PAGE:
(by Hans Keller, Alan Bennett and Philip Brett), some are new. It can be disorientating: Paul Kildea’s waspish appraisal of Britten’s fellow biographers (rightly identifying Michael Kennedy’s pre-eminence) rubs shoulders with Keller’s gloriously impatient 1960 defence of Gloriana; Colin Matthews plunges us into the frenzied final scoring of Death in Venice while Ian Bostridge explores the Britten-soaked 2012 film Moonrise Kingdom.
Curiously, editor Mark Bostridge left it to Nicholas Kenyon to introduce the essays, but his trenchant survey alone is worth the price of the book. He brilliantly sets out the ‘contest for possession’ that has dogged Britten, and reminds us that the reception of both leading biographies have been dominated by the unprovable, second-hand account of a sexual trauma. Kenyon rightly stresses the importance of Philip Brett’s ground-breaking work on the centrality of Britten’s sexuality to his work. Indeed, Brett’s rigorously argued essay (a 1997 Proms lecture) is the stand-out piece. He makes a convincing case that Britten set out to be ‘head boy’ of British composers by colonising those very areas he supposedly despised in his ‘insider’ forebears: ‘Britten’s artistic effort was an attempt to disrupt the centre that it occupied with the marginality it expressed.’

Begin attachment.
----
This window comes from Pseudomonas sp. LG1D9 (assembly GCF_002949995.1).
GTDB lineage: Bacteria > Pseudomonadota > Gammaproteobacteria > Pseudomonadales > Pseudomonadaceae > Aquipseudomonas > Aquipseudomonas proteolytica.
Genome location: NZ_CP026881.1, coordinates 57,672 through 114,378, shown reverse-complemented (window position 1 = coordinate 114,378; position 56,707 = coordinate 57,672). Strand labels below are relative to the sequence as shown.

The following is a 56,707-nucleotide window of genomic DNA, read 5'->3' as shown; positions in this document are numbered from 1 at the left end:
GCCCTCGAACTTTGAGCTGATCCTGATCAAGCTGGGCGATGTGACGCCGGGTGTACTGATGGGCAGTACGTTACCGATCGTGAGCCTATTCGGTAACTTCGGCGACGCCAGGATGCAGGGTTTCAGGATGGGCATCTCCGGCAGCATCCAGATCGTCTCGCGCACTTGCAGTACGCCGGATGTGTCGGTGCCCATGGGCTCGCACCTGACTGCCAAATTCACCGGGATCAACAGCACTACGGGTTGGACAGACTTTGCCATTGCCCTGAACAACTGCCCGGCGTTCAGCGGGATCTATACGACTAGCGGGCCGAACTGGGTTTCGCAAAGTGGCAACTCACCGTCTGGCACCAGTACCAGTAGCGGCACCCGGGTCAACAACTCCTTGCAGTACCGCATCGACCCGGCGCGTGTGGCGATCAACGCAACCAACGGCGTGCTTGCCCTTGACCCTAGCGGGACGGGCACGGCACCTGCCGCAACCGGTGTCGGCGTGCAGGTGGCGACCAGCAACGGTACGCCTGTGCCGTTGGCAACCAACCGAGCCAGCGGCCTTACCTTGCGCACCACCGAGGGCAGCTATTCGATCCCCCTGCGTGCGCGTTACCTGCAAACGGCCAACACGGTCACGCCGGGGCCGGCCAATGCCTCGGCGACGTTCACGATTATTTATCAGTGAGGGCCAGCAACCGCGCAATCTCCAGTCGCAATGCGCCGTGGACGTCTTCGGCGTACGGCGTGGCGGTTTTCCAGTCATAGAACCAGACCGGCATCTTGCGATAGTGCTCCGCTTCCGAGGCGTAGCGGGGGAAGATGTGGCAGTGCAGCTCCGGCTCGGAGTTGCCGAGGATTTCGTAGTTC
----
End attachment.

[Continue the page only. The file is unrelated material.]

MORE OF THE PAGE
Janette Miller’s account of her time as the original Flora is a vital corrective to the view that only boys were of interest to Britten. Edward Gardner’s confession that he felt ‘strait-jacketed’ by the minutely detailed scores until he heard Britten’s own conducting leads to an important insight: that Britten achieved greatness only when he allowed himself ‘unusual freedom’. Ian Bostridge reminds us of the stature of the works for children with subtle eloquence, while Roger Vignoles’s illuminates the neglected Five Canticles.
For those familiar with the literature on Britten in the 1930s there’s little new, and in The Race to the finish John Bridcut treads old ground, though it confirms him as the most intuitive writer on Britten today.